COASTAL REGIONS AND TURIST ATTRACTIONS
Istria is the largest peninsula in the Adriatic, with an area of 3160 square km. Istria is among the sunniest oases in Europe. The western coast rises from sea level, forming wavy highlands which stretch all the way to the Ćićarija mountain range. The eastern coast lies at the foot of the highest mountain in Istria, Učka (1396 m). Both coasts are indented with deep bays and inlets.
The Croats settled there in the 7th century. Istria soon became the cradle of Glagolitic Croatian literature. The Misal from the town of Roč, 1483, is the oldest printed book in the Balkans.
Istria is also the most developed tourist region in Croatia, with more than 2 million visitors each year. The most significant tourist centers are located on the western coast, though there are 11 modern marinas strewn all along the Istrian coastline. Inland are hunting grounds, medicinal baths and the famous Motovun Forest.
Going from north to south, the first tourist attraction on the Adriatic is the northwestern town of Umag, consisting of an old town center on a small peninsula and a newer, more modern inland development. The area around Umag is a fertile vineyard and orchard region. The town, itself, has been inhabited since Roman times. In the Middle Ages, it was part of the feudal estate of the Bishop of Trieste. The narrow, curving streets and picturesque squares are good examples of medieval architecture.
This small town lies on a tiny peninsula at the mouth of the Mirna River. The town dates as far back as the 6th century, when it called Neapolis. It expanded during the Middle Ages on an island just off the coast, which was subsequently connected to the mainland in the 18th century. The medieval structures, including circular towers, are well preserved in the old town center.
Thirteen kilometers from Umag lies the hilltop town of Buje. Originally, it was a pre-Christian hillfort. Later, it became the Roman settlement, Bullea. During the Middle Ages, it developed a central square, defense wall and tower. On the main square sits a 15th century Venetian Flower Gothic palace.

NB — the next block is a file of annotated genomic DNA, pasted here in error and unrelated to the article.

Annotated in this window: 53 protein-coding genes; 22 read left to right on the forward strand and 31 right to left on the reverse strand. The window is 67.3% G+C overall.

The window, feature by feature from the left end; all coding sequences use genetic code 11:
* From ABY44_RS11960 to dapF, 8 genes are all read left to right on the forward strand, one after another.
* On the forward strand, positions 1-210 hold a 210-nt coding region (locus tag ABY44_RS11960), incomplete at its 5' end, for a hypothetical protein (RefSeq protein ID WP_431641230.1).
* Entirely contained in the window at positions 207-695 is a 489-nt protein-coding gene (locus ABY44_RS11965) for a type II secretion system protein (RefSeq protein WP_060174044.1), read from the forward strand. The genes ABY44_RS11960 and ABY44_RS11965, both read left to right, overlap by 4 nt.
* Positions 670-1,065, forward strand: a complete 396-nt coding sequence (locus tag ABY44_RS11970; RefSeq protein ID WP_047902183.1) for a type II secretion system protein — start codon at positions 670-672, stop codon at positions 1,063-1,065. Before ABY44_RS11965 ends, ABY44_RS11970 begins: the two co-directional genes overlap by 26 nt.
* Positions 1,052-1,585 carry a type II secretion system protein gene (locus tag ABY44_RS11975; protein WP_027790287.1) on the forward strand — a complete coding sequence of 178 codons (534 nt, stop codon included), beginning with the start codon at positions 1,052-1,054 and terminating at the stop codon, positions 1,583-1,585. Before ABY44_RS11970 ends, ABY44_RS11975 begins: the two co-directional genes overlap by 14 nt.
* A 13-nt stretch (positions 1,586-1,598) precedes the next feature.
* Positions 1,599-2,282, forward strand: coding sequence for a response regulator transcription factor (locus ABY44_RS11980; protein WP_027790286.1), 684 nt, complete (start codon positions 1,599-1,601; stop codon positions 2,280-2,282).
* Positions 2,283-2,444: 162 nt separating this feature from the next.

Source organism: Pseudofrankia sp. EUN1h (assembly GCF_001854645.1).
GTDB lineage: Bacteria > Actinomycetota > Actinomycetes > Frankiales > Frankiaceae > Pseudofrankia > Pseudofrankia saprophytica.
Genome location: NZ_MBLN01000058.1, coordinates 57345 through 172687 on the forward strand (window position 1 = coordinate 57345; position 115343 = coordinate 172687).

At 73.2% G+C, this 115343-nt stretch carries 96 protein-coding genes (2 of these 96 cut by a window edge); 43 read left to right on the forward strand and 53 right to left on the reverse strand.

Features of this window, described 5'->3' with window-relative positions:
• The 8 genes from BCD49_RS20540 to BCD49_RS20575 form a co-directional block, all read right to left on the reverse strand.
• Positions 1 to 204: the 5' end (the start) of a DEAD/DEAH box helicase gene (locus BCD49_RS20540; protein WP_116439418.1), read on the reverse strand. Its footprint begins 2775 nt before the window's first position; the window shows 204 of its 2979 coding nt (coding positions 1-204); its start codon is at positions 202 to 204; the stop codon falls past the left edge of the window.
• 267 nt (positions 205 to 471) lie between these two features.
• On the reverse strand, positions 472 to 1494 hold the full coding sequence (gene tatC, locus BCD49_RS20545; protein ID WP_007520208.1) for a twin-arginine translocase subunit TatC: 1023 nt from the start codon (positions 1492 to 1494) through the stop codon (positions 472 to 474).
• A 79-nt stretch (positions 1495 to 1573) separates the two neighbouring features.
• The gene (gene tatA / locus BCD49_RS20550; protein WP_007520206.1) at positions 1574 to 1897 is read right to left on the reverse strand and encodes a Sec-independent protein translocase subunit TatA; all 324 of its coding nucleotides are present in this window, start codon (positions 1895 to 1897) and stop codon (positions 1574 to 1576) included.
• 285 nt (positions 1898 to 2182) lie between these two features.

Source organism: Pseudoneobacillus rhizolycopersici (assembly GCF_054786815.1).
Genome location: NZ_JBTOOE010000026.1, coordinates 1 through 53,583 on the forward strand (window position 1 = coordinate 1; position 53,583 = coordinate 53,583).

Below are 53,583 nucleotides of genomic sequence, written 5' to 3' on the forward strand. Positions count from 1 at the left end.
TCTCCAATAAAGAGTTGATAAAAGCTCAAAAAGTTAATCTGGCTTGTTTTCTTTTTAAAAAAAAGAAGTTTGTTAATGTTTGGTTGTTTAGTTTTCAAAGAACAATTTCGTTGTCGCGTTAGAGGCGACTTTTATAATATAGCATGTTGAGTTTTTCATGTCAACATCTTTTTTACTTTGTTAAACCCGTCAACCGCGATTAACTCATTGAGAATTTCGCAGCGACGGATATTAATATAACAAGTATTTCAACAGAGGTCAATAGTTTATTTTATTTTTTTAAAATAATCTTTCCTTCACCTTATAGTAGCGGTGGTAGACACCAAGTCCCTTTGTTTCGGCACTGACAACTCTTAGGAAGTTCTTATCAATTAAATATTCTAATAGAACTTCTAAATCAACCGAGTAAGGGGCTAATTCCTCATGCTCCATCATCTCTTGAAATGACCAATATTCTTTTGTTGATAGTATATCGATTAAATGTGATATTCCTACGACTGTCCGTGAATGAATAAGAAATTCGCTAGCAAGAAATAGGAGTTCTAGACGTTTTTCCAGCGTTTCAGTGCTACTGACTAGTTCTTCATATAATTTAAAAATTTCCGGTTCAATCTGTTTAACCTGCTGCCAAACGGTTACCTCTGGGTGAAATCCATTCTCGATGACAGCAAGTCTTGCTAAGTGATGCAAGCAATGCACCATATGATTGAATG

The fortified medieval town of Grožnjan lies on a hilltop above the Mirna River, about 6 km. from Buje. The fortifying walls (1360 AD), main town gates (15th and 16th century) and drawbridge are partially preserved. The Renaissance town loggia was built in 1587. Annually, young musicians from the whole world come to Grožnjan to attend master courses at the summer music school organized by the International Association of Music Youth.
Another hilltop town, 277 meters above sea level, is Motovun. The surrounding area produces high quality wines, while Motovun is a famous excursion destination. The settlement developed as an ancient citadel. The old town center is enclosed by a wall from the 13th century, which today serves as a promenade, offering a unique view of the surrounding area. On the main square are a 13th century campanile and the Renaissance church of St. Stjepan, built in the early 17th century.
Buzet lies at the foot of Ćićarija Mountain, not far from the source of the river Mirna. The old part of the town is on an isolated hilltop. The Romans named the settlement Pinquentum. It was fortified in the Middle Ages by the Venetians, who gave it its present shape. The two town gates are well preserved, the Big Gate dating back to 1547, the Small Gate to 1592.
Famous as the “smallest town in the world,” Hum is situated on a slope above the river Mirna. It is enlosed by walls, towers and gates form 1562. Near the town gates stands a Romanesque-Gothic campanile. The oldest completely preseverved architectural monument in Hum, however, is the chapel of St. Jeronim at the cemetary outside the town, which dates back to the 12th century. Along the road from Hum to Roč lie eleven monuments forming the Glogolitic Road, a tribute to Croatian Glagolitic scholars.